KANSAS CITY, Mo. — Residents in the Swope Parkway-Elmwood neighborhood are upset with the trash on sidewalks and properties that they say contributes to blight in their community and would like to see more enforcement and clean-up efforts.
There's litter almost everywhere when looking around on East 60th Terrace between Jackson and Elmwood Avenues.
"If this is your block, you should have some pride in where you’re staying," said Merlon Ragland, who lives and owns property in the neighborhood. "If you have rental property here, or if you're trying to sell your home, you could not. I mean, this would be unappealing."
Ragland and community leaders believe the block is a microcosm of the issue that plagues the neighborhood.
"This street looks horrible. If you look at all this junk going up and down the streets, people just throw the trash out. They don't even put it in the sack," said Cynthia Canady with the Swope Parkway Elmwood Neighborhood Association.
Some houses are vacant, others seemingly so.
Ragland points to one house, 4230 E. 60th Terrace, as being one of the problems.
KSHB 41 News spoke with the homeowner, Jay Tansey, who blamed this eyesore on his previous tenants who moved out eight months ago.
Tansey said health issues have prevented him from cleaning up.
"I just got out of the hospital a week ago, so I'll start on it tomorrow, though," Tansey said.
KCMO Neighborhood and Housing Services said there's no reason for trash to pile up.
"So many of these things are easily taken care of and would be taken care of by the city if they do nothing more than make a phone call," said John Baccala, spokesperson for KCMO Neighborhood and Housing Services. "They'll pick up appliances. They'll pick up these types of things. You're allowed two trash bags a week."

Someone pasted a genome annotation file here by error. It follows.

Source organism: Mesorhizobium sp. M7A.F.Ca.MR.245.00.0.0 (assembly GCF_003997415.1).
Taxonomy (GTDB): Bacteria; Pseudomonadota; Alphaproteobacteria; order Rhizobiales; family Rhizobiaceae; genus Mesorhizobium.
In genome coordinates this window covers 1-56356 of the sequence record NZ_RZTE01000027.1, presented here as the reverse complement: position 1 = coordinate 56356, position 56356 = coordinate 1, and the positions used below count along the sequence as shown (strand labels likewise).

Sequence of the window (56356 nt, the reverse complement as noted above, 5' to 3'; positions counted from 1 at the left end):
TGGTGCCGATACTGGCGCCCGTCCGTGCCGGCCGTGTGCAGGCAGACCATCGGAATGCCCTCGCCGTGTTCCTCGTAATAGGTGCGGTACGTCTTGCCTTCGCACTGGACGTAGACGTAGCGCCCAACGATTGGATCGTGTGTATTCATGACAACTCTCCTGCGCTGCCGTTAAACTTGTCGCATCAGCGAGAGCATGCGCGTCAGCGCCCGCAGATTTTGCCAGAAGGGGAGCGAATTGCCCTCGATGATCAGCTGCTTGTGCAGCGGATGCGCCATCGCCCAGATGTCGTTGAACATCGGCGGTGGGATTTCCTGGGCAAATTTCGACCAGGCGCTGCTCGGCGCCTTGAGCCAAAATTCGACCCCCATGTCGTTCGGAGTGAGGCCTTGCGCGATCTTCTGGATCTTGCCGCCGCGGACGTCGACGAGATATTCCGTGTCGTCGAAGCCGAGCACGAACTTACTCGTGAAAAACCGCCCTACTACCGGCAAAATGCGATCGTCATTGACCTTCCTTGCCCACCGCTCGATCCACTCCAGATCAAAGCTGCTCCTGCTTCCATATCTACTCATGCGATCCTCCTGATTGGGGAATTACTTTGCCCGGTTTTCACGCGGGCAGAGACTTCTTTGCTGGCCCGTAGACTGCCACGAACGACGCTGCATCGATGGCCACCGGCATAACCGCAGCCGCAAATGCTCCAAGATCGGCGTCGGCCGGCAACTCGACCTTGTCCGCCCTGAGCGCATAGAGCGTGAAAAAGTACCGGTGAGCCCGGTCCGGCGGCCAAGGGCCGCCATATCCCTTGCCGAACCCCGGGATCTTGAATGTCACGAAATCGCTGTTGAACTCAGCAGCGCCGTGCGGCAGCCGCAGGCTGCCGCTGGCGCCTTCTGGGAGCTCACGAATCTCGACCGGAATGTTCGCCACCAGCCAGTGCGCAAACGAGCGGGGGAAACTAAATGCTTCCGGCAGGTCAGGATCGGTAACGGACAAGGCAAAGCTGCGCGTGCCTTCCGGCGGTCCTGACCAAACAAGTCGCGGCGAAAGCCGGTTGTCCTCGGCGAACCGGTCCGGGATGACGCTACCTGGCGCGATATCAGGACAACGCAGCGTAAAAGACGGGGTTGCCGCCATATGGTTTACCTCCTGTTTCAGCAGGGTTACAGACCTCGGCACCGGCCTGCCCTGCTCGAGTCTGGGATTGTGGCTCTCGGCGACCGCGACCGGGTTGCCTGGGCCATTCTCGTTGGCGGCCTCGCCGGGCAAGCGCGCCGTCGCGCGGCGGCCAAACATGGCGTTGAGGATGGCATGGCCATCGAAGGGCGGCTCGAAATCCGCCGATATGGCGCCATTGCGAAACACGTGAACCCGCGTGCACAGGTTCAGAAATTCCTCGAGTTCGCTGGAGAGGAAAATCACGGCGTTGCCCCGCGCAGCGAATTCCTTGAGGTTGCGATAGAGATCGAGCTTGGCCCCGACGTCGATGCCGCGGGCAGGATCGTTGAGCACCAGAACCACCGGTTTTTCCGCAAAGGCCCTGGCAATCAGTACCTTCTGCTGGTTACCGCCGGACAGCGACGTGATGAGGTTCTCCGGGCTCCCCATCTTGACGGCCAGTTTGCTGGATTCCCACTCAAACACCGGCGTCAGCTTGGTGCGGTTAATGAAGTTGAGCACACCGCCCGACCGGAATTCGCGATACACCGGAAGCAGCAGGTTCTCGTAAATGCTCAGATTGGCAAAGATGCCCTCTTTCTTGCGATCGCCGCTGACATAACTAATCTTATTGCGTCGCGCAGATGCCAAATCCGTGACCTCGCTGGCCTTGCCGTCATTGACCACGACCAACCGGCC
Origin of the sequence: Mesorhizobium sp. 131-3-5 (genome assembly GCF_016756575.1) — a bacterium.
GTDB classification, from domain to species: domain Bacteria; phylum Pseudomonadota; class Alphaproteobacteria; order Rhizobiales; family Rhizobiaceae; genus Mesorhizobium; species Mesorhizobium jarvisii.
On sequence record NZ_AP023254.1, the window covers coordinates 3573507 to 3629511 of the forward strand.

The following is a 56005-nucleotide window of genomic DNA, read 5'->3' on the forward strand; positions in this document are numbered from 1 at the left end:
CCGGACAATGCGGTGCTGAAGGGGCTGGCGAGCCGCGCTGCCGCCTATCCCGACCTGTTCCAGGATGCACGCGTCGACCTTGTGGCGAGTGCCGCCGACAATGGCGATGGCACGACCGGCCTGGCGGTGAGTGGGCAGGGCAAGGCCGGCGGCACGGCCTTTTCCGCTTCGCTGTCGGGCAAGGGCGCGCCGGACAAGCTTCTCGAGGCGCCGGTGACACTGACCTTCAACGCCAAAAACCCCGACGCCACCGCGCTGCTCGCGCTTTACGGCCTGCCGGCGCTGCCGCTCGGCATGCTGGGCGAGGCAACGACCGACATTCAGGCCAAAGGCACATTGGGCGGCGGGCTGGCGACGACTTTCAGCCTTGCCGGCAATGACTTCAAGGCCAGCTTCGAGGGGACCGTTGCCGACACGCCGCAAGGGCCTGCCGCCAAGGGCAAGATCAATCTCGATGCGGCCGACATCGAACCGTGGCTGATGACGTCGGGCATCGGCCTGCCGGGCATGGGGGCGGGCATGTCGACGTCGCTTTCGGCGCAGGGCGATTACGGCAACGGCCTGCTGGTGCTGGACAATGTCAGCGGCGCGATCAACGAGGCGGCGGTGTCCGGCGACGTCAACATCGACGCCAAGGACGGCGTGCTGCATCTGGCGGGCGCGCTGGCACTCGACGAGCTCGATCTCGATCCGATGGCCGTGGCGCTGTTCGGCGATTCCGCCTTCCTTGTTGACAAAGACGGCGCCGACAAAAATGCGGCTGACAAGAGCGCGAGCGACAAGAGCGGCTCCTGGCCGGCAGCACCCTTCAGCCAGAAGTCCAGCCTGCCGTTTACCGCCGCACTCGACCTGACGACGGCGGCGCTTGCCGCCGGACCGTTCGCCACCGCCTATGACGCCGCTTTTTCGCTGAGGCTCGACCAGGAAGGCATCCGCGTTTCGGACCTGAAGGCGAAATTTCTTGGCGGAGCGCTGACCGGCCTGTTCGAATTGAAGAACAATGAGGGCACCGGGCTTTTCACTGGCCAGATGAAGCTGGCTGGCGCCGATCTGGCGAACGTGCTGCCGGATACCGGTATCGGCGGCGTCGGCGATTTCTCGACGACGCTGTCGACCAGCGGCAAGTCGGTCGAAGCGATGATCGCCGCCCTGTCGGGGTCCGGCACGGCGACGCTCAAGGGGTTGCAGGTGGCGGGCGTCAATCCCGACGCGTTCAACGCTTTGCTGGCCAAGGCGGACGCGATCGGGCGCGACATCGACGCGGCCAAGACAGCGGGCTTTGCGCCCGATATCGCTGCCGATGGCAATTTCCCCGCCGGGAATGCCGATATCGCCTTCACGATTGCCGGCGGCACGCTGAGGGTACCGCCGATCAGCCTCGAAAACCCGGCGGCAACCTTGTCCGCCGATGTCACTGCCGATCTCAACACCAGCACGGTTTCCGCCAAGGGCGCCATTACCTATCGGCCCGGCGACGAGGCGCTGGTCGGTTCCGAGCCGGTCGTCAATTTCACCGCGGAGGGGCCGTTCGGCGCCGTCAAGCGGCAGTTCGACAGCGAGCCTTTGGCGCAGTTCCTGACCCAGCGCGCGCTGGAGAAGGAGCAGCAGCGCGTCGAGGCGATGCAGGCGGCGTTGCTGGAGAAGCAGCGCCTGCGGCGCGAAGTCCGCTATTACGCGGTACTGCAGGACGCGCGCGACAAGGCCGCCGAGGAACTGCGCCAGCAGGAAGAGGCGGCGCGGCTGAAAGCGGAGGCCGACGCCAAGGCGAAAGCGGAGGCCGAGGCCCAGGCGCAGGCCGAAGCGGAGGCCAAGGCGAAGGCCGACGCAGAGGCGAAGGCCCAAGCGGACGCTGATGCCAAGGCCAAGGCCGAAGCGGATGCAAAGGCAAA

The department said it's taking the steps to get the property cleaned up, the items removed from the right of way and will try to recoup the cost.
Residents who face similar issues on the block are encouraged to report through 311, but there's a big hurdle.
"We have 45 code enforcement officers in the city of Kansas City, Missouri, roughly. We have roughly 13,000 code cases across the city, do the math," Baccala said. "That's a lot for our code enforcement officers to be able to ride herd on one specific home or property."
Even so, Ragland hopes to see a cleaner neighborhood sooner rather than later.
"Well, I’m hoping that they’ll make some changes to the way they handle this system that they have going because it's not working," Ragland said.